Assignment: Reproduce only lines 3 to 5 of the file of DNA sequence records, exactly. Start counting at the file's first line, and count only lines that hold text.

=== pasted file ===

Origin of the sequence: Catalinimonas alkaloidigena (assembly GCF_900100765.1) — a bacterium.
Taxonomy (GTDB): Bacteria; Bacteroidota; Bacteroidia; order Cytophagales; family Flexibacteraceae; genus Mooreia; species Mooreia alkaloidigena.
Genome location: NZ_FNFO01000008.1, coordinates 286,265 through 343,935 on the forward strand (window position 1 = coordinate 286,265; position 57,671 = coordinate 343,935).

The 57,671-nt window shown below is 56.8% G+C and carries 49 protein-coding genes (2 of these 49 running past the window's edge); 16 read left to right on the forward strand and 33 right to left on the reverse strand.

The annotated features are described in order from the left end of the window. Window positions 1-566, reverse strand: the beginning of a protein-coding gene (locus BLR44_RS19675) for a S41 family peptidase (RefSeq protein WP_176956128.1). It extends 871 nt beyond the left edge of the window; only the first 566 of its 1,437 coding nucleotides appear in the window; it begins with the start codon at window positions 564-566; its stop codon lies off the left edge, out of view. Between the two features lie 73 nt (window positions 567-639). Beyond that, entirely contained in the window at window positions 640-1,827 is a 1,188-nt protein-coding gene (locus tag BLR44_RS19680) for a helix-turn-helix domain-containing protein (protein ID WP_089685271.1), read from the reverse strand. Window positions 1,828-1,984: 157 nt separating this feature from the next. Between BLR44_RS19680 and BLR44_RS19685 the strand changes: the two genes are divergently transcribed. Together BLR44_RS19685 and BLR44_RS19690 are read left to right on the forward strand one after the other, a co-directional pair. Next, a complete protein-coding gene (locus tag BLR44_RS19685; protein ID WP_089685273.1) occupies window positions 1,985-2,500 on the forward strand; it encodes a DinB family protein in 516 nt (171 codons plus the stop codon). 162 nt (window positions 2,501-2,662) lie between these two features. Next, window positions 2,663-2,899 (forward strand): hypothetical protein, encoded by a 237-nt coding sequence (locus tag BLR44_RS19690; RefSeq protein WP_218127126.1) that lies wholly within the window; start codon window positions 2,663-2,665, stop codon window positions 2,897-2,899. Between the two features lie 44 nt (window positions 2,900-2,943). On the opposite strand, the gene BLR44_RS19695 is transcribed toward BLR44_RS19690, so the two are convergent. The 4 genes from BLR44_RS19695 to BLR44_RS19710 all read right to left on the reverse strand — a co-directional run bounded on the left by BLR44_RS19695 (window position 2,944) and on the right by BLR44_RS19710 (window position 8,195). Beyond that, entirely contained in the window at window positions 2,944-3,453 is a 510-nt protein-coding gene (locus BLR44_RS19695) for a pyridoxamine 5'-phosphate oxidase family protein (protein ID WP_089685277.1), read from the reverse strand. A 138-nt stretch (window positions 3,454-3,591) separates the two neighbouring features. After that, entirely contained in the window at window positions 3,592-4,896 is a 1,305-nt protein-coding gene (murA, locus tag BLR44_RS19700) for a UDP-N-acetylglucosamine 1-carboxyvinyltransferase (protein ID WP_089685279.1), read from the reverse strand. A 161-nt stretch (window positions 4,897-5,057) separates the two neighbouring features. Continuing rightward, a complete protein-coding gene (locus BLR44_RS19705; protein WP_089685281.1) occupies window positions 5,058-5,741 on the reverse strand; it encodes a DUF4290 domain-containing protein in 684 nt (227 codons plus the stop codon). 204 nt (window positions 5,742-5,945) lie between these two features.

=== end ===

Genome location: NZ_FNFO01000008.1, coordinates 286,265 through 343,935 on the forward strand (window position 1 = coordinate 286,265; position 57,671 = coordinate 343,935).

The 57,671-nt window shown below is 56.8% G+C and carries 49 protein-coding genes (2 of these 49 running past the window's edge); 16 read left to right on the forward strand and 33 right to left on the reverse strand.

The annotated features are described in order from the left end of the window. Window positions 1-566, reverse strand: the beginning of a protein-coding gene (locus BLR44_RS19675) for a S41 family peptidase (RefSeq protein WP_176956128.1). It extends 871 nt beyond the left edge of the window; only the first 566 of its 1,437 coding nucleotides appear in the window; it begins with the start codon at window positions 564-566; its stop codon lies off the left edge, out of view. Between the two features lie 73 nt (window positions 567-639). Beyond that, entirely contained in the window at window positions 640-1,827 is a 1,188-nt protein-coding gene (locus tag BLR44_RS19680) for a helix-turn-helix domain-containing protein (protein ID WP_089685271.1), read from the reverse strand. Window positions 1,828-1,984: 157 nt separating this feature from the next. Between BLR44_RS19680 and BLR44_RS19685 the strand changes: the two genes are divergently transcribed. Together BLR44_RS19685 and BLR44_RS19690 are read left to right on the forward strand one after the other, a co-directional pair. Next, a complete protein-coding gene (locus tag BLR44_RS19685; protein ID WP_089685273.1) occupies window positions 1,985-2,500 on the forward strand; it encodes a DinB family protein in 516 nt (171 codons plus the stop codon). 162 nt (window positions 2,501-2,662) lie between these two features. Next, window positions 2,663-2,899 (forward strand): hypothetical protein, encoded by a 237-nt coding sequence (locus tag BLR44_RS19690; RefSeq protein WP_218127126.1) that lies wholly within the window; start codon window positions 2,663-2,665, stop codon window positions 2,897-2,899. Between the two features lie 44 nt (window positions 2,900-2,943). On the opposite strand, the gene BLR44_RS19695 is transcribed toward BLR44_RS19690, so the two are convergent. The 4 genes from BLR44_RS19695 to BLR44_RS19710 all read right to left on the reverse strand — a co-directional run bounded on the left by BLR44_RS19695 (window position 2,944) and on the right by BLR44_RS19710 (window position 8,195). Beyond that, entirely contained in the window at window positions 2,944-3,453 is a 510-nt protein-coding gene (locus BLR44_RS19695) for a pyridoxamine 5'-phosphate oxidase family protein (protein ID WP_089685277.1), read from the reverse strand. A 138-nt stretch (window positions 3,454-3,591) separates the two neighbouring features. After that, entirely contained in the window at window positions 3,592-4,896 is a 1,305-nt protein-coding gene (murA, locus tag BLR44_RS19700) for a UDP-N-acetylglucosamine 1-carboxyvinyltransferase (protein ID WP_089685279.1), read from the reverse strand. A 161-nt stretch (window positions 4,897-5,057) separates the two neighbouring features. Continuing rightward, a complete protein-coding gene (locus BLR44_RS19705; protein WP_089685281.1) occupies window positions 5,058-5,741 on the reverse strand; it encodes a DUF4290 domain-containing protein in 684 nt (227 codons plus the stop codon). 204 nt (window positions 5,742-5,945) lie between these two features.